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- The Chaplet of Pearls - 50/101 -


lightning flash of joy and gratitude in the bright blue eyes, and the fervent pressure and kiss of his hand, as Berenger exclaimed, 'Ah! sir, Eustacie will be such a daughter to you. You should have seen how the Admiral liked her!'

The news of Lord Walwyn's consent raised much commotion in the family. Dame Annora was sure her poor son would be murdered outright this time, and that nobody cared because he was only HER son; and she strove hard to stir up Sir Marmaduke to remonstrate with her father; but the good knight had never disputed a judgment of 'my Lord's' in his whole life, and had even received his first wife from his hands, when forsaken by the gay Annora. So she could only ride over the Combe, be silenced by her father, as effectually as if Jupiter had nodded, and bewail and murmur to her mother till she lashed Lady Walwyn up into finding every possible reason why Berenger should and must sail. Then she went home, was very sharp with Lucy, and was reckoned by saucy little Nan to have nineteen times exclaimed 'Tilley-valley' in the course of one day.

The effect upon Philip was a vehement insistence on going with his brother. He was sure no one else would see to Berry half as well; and as to letting Berry go to be murdered again without him, he would not hear of it; he must go, he would not stay at home; he should not study; no, no, he should be ready to hang himself for vexation, and thinking what they were doing to his brother. And thus he extorted from his kind-hearted father an avowal that he should be easier a bout the lad if Phil were there, and that he might go, provided Berry would have him, and my Lord saw no objection. The first point was soon settled; and as to the second, there was no reason at all that Philip should not go where his brother did. In fact, excepting for Berenger's state of health, there was hardly any risk about the matter. Master Hobbs, to whom Philip rode down ecstatically to request him to come and speak to my Lord, was a stout, honest, experienced seaman, who was perfectly at home in the Bay of Biscay, and had so strong a feudal feeling for the house of Walwyn, that he placed himself and his best ship, the THROSTLE, entirely at his disposal. The THROSTLE was a capital sailer, and carried arms quite sufficient in English hands to protect her against Algerine corsairs or Spanish pirates. He only asked for a week to make her cabin ready for the reception of a lady, and this time was spent in sending a post to London, to obtain for Berenger the permit from the Queen, and the passport from the French Ambassador, without which he could not safely have gone; and, as a further precaution, letters were requested from some of the secret agents of the Huguenots to facilitate his admission into La Sablerie.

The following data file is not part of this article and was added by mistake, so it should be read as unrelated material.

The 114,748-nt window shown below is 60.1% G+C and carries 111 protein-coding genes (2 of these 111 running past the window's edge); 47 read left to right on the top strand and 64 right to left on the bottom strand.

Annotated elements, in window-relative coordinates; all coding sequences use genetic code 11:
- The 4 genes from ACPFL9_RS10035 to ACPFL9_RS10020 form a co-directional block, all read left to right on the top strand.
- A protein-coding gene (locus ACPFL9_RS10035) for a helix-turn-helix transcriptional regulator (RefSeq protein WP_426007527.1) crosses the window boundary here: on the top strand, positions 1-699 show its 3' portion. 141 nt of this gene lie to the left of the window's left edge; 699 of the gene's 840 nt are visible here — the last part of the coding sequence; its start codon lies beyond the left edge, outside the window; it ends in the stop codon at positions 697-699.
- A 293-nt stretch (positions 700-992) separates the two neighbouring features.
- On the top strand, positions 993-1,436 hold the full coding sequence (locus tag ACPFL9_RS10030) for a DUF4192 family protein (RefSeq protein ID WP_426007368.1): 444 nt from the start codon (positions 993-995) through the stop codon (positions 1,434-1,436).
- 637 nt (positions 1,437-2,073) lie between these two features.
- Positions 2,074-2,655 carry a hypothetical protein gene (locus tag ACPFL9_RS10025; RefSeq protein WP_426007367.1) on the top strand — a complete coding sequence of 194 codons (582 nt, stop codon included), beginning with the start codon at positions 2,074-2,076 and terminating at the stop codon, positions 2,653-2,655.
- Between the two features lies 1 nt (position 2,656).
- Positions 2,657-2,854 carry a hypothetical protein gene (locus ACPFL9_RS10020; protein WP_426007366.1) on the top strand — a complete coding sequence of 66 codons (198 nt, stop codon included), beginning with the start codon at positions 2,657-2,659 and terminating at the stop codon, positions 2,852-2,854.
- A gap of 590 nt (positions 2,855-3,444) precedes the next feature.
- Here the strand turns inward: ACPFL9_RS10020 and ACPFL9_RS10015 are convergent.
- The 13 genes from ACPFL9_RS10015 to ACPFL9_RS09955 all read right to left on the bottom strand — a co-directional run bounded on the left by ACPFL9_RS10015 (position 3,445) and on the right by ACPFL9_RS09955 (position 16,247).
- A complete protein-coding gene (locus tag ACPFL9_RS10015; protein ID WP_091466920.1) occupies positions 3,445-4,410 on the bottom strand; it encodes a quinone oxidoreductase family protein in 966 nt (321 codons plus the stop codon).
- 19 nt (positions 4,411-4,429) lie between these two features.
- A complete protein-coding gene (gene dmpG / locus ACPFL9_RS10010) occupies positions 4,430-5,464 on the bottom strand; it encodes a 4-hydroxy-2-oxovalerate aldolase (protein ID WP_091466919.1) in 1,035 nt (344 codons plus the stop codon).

In the meantime, poor Mr. Adderley had submitted meekly to the decree that sentenced him to weeks of misery on board the THROSTLE, but to his infinite relief, an inspection of the cabins proved the space so small, that Berenger represented to him grandfather that the excellent tutor would be only an incumbrance to himself and every one else, and that with Philip he should need no one. Indeed, he had made such a start into vigour and alertness during the last few days that there was far less anxiety about him, though with several sighs for poor Osbert. Cecily initiated Philip into her simple rules for her patient's treatment in case of the return of his more painful symptoms. The notion of sending female attendants for Eustacie was also abandoned: her husband's presence rendered them unnecessary, or they might be procured at La Sablerie; and thus it happened that the only servants whom Berenger was to take with him were Humfrey Holt and John Smithers, the same honest fellows whose steadiness had so much conduced to his rescue at Paris.

Claude de Mericour had in the meantime been treated as an honoured guest at Combe Walwyn, and was in good esteem with its master. He would have set forth at once on his journey to Scotland, but that Lord Walwyn advised him to wait and ascertain the condition of his relatives there before throwing himself on them. Berenger had, accordingly, when writing to Sidney by the messenger above mentioned, begged him to find out from Sir Robert Melville, the Scottish Envoy, all he could about the family whose designation he wrote down at a venture from Mericour's lips.

Sidney returned a most affectionate answer, saying that he had never been able to believe the little shepherdess a traitor and was charmed that she had proved herself a heroine; he should endeavour to greet her with all his best powers as a poet, when she should brighten the English court; but his friend, Master Spenser, alone was fit to celebrate such constancy. As to M. l'Abbe de Mericour's friends, Sir Robert Melville had recognized their name at once, and had pronounced them to be fierce Catholics and Queensmen, so sorely pressed by the Douglases, that it was believed they would soon fly the country altogether; and Sidney added, what Lord Walwyn had already said, that to seek Scotland rather than France as a resting-place in which to weigh between Calvinism and Catholicism, was only trebly hot and fanatical. His counsel was that M. de Mericour should so far conform himself to the English Church as to obtain admission to one of the universities, and, through his uncle of Leicester, he could obtain for him an opening at Oxford, where he might fully study the subject.